Hi, I’m a new VEX IQ user in my classroom and have a classroom set of these robots. I noticed that the batteries are super difficult to insert and remove on a few of the robots. I’m not sure if it’s the battery that is causing the issue or if it is the individual robot… more testing is needed. I understand that you don’t want the battery to come loose super easily, but one robot and battery combo, I had to get a hammer to tap the battery out of the robot brain. Any suggestions on how to improve this?
New to me, we have dozens of IQ brains. Never had a problem except when someone puts the battery in backwards. They are sometimes a bit firm, in that you have to depress the locking clip pretty hard and push it out from the other side.
I take it the brain is still connected to the robot in these cases? Is it possible the structure itself is obstructing the battery or rubbing on it? Or is the battery not going in square? I’d recommend pulling the brain off and trying the fit first, so you know if it’s a battery/brain compatibility issue or something else. I suspect the students didn’t have the battery aligned properly when they inserted it.
No, the brain was just loose. This was me doing this… not my students. I stuck a battery in to power the brain to make sure that it and the remote were paired before I turned the kits over to the students to start building. I had easy access to be able to put the battery in and remove since the rest of the robot body wasn’t even built yet. I had the clip pressed down, but the battery still wouldn’t budge just using my hands. I’m fairly sure the battery went in square since there was nothing there to obstruct it, but I guess it’s always possible that it didn’t.
@mcarr I got four sets of robots that had this problem. If you look at the sides of the battery there is a tenon that holds the battery in place. This is actually the seam of the top/bottom of the battery.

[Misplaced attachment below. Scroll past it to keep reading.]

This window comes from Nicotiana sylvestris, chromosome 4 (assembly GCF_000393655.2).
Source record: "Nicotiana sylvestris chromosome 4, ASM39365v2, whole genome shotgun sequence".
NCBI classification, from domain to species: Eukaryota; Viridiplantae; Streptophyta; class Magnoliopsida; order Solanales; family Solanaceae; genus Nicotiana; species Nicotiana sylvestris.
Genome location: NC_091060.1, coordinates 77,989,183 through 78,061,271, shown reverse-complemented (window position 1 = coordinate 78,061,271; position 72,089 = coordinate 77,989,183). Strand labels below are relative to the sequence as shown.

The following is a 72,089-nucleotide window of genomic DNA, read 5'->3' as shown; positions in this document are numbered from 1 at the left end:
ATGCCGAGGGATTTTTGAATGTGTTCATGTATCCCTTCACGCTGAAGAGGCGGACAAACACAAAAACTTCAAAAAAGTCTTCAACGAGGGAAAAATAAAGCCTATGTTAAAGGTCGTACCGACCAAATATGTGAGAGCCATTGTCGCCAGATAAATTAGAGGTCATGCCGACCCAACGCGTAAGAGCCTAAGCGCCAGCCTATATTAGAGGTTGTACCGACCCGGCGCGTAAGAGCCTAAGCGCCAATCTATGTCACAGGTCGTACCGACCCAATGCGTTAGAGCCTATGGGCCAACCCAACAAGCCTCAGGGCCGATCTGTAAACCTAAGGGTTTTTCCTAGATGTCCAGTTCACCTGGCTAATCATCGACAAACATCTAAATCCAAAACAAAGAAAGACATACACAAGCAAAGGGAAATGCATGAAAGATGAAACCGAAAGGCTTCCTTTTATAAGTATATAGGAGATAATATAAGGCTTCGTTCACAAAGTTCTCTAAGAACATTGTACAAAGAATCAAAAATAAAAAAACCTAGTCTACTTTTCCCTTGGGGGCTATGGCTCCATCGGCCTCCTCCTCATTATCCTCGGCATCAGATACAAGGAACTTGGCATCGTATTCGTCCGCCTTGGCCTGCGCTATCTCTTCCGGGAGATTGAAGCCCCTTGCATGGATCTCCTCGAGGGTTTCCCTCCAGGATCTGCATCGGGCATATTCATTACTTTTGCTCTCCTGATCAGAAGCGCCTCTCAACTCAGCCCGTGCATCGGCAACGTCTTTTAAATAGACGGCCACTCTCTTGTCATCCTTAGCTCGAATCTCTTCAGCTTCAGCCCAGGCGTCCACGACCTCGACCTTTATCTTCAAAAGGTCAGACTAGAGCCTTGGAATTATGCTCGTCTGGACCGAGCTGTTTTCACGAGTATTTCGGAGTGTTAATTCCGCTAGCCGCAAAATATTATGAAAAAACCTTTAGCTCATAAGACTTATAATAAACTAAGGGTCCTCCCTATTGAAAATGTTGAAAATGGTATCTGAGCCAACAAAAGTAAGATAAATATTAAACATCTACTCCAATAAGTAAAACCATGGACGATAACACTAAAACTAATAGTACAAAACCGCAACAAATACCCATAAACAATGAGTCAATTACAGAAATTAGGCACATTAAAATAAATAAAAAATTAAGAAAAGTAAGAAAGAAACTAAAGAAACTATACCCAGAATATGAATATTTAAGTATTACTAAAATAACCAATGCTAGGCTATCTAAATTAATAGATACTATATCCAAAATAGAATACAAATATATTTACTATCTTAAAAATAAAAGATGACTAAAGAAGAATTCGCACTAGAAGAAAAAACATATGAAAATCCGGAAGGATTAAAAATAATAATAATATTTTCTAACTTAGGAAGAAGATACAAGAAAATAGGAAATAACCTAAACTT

On mine the seam was noticeable. Because of the tight tolerances that makes VEX work, the battery won’t slide into the brain.
My fix was to take hook knife and slide it down the tenon to remove some of the plastic. It was a scrape and test process, but it didn’t take long to get them to fit.
Also, just like the Smart Cables, push in before you press the tab down while removing, otherwise you can bend the tab (batteries) or wear/break the catch (cables).
Once bent, battery key is the only way. Look for white stress marks on battery tab. I put students through pointed, exact training on this, they still mess up…
We’ve had similar issues since the beginning. We have the kids use a large bladed standard screwdriver in a manner similar to the “key” above. They insert the screwdriver over the tab, rotate slightly, and push from the back of the brain. Works every time, The tabs on the batteries deform very easily.
Thanks for the suggestions, everyone. I didn’t have a knife, but I did have some sand paper so used that to remove a little bit from the tabs on the sides of the batteries as I needed to. I just had to make sure to clean them off well after. @rhowbot thanks for the tip about the battery key. I’ll keep that in mind, if I continue to have problems.
Our kids find it easier to push it through from the other side rather than pulling it out.